By Russel Neiss
I read with concern Andrés Spokoiny’s recent piece, “The Covid Content Revolution,” which is the latest in a series of articles and initiatives that seek to use the COVID-19 crisis to rehash old mythologies about the power and ability of technology to transform education.
In the article, Andrés suggests that the forced move to online learning initiated by COVID-19 has has created a “democratization of quality,” where folks from anywhere can learn from “the best,” instead of from their “mediocre” local educators and institutions, who Andrés compares to a cheap $10 bottle of wine.
Admittedly I’m not an oenophilia. If you’re ever at my Shabbos table you’re more likely to be served a $7 bottle of Italian Sara Bee Moscato or a cheap craft beer from one of St. Louis’s fine breweries. But I am an expert on Jewish educational technology, and a parent of three elementary school children who suffered through Zoom-school this past Spring.
Andrés’s rosy talk of virtual activities being a “godsend for the Jewish world” bares no resemblance to the massive educational experiment I see unfolding before us. But his vision is further problematic because it repackages an old and onerous myth that we can “fix” Jewish education by simply packaging and delivering “the right” content from “the best” educators through the power of new technologies. Even after a hundred years this vision remains unrealized, not due to lack of funder investment, nor to poor program design, but rather because of the same bad assumptions that Andrés articulates in his piece.
Creative Jewish educators and funders have been facilitating the experimentation with these technologies since they’ve been around. From educational filmstrips and phonographs in the first half of the 20th century, to the educational VHS craze and cassette tape shiurim of the 70’s and 80’s that brought us Shalom Sesame and Rashi – a Light After the Dark Ages, to the earliest Jewish video games from Davka and interactive CD-ROM’s like Heritage Civilization and the Jews in the 90’s, to the Flash websites produced by Jewish Media and Family Life or Bimbam (née G-dcast) in the 2000’s, to the first Jewish mobile apps in the 2010’s, Jewish educators have always been there, doing what they always do, trying to make ancient wisdom meaningful and relevant.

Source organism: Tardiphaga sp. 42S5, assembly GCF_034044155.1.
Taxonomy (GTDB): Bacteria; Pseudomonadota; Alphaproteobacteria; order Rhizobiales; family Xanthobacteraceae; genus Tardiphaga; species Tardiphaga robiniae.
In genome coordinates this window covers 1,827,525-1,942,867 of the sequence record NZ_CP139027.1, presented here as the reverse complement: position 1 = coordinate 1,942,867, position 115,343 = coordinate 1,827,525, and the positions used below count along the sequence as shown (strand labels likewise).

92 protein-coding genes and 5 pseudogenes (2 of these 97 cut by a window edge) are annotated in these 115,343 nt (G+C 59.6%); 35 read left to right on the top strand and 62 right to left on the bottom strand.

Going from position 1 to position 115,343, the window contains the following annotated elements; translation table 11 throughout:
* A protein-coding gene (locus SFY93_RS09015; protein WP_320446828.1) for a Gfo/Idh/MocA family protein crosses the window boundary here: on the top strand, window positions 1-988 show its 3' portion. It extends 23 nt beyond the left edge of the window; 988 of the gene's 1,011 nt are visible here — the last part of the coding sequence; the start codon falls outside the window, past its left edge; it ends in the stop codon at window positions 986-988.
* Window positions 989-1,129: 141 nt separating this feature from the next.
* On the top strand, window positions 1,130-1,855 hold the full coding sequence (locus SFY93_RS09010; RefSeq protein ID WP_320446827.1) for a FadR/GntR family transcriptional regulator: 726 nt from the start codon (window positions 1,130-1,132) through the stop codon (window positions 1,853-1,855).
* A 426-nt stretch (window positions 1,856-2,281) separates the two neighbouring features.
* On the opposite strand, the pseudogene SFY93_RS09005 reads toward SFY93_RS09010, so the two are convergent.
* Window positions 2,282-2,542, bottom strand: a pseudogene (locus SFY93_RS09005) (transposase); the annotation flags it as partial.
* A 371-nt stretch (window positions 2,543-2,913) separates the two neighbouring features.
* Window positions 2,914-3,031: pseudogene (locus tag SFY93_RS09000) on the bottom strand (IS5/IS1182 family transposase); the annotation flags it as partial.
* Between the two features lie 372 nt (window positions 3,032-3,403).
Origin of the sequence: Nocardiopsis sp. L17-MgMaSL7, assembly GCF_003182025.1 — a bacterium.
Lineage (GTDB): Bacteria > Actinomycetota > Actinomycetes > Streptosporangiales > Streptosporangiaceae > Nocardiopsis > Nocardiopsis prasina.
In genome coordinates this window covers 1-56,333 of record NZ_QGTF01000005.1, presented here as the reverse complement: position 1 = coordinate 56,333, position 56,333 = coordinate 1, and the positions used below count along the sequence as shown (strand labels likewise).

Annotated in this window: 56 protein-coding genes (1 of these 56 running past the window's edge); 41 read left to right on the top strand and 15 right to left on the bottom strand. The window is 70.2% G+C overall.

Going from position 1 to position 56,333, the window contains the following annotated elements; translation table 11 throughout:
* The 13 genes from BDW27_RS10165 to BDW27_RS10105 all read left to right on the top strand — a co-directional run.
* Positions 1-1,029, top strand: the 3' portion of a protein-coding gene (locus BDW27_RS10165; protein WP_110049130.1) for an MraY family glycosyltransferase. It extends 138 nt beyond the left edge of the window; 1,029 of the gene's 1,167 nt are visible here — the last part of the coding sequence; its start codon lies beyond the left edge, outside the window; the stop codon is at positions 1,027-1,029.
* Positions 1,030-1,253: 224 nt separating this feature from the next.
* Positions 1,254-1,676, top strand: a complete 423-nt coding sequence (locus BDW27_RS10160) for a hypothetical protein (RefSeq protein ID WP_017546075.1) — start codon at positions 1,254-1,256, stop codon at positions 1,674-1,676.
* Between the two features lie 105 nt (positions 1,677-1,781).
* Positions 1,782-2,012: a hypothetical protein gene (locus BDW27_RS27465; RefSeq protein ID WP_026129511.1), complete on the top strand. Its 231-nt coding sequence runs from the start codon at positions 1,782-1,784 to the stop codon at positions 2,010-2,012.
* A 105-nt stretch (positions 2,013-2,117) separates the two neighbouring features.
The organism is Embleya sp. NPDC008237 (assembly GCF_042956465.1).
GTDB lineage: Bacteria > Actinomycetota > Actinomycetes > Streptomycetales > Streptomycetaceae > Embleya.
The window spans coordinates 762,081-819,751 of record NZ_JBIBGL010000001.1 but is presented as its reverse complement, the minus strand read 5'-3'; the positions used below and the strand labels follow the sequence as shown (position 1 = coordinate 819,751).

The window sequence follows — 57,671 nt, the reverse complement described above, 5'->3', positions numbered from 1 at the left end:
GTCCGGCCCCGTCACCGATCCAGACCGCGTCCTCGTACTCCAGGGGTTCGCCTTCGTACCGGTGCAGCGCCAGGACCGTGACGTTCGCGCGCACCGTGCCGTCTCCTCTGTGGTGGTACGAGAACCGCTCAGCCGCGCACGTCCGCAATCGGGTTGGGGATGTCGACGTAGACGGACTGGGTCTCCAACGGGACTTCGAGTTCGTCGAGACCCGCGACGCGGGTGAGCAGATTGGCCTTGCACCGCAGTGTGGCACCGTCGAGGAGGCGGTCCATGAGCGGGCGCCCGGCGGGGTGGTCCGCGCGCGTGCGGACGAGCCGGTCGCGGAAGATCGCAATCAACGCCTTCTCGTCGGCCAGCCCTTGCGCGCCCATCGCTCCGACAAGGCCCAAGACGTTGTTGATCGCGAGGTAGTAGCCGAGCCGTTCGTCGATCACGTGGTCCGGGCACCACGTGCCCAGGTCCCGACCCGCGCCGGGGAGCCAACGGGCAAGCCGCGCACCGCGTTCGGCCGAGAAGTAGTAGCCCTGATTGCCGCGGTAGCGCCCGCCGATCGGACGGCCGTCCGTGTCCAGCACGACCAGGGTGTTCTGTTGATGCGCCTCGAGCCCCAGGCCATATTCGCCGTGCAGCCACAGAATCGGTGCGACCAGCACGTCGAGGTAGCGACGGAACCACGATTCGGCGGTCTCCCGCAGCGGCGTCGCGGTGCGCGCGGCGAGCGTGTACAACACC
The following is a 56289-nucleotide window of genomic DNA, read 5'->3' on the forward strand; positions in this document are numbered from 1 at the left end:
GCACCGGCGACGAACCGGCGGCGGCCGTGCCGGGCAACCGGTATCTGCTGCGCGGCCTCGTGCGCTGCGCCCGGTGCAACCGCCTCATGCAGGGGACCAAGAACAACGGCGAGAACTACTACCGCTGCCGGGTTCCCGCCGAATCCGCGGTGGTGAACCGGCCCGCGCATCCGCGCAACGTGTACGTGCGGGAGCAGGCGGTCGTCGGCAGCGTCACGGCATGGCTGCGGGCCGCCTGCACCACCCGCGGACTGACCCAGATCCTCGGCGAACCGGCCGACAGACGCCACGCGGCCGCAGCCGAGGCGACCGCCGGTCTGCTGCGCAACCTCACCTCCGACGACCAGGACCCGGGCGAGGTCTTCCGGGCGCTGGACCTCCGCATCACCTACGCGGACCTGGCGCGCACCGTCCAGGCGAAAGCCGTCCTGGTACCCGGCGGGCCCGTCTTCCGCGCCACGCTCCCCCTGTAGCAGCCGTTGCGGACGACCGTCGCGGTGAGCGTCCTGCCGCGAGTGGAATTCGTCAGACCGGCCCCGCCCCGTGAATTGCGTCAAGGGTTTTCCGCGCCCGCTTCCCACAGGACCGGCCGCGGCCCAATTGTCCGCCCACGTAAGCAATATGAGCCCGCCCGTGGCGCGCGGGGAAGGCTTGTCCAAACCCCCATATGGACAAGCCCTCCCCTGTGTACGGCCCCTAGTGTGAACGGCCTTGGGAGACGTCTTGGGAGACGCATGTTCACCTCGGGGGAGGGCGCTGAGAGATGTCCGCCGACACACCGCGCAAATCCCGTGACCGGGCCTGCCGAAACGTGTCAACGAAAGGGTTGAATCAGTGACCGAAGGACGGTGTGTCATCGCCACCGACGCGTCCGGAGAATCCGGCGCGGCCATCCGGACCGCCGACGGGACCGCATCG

The problem isn’t that we don’t have enough content produced by experts, nor that we lack a single centralized platform to deliver it, but rather we have a culture that is more interested in flitting from one shiny new idea to the next instead of doing the harder work of investing in Jewish educators and the local communities in which they work, to get the training, experiences and resources they need to excel.
And this is the real problem I have with Andrés’s vision.
Producing quality content and an effective distribution system and merely training educators to “motivate the children… to interact with the content and with one another” is not sufficient. Yes, transferring knowledge from one generation to the next and fostering experiences where Jews can interact with other Jews is an important side effect of Jewish education, but it cannot be the main goal. We need to empower our teachers and learners with the skills and permission to reinvision, remix and renew our tradition for themselves. Broadcasting a singular, sanitized version of that tradition from a centralized glossy entity undermines that goal.
That’s not to say resources shouldn’t be made freely available and accessible to all. (I for one have advocated that position for going on ten years now.) But in a world in which philanthropic dollars remain limited, and communal priorities are being reconsidered in response to the pandemic, if you want to really demonstrate courageous and visionary leadership in Jewish education, you should be investing your communal dollars in strengthening the work of local Jewish educators to help them craft constructivist learning experiences where and when they are most needed, not in a new centralized educational platform that will be a historical footnote a decade from now when the next shiny technology comes around.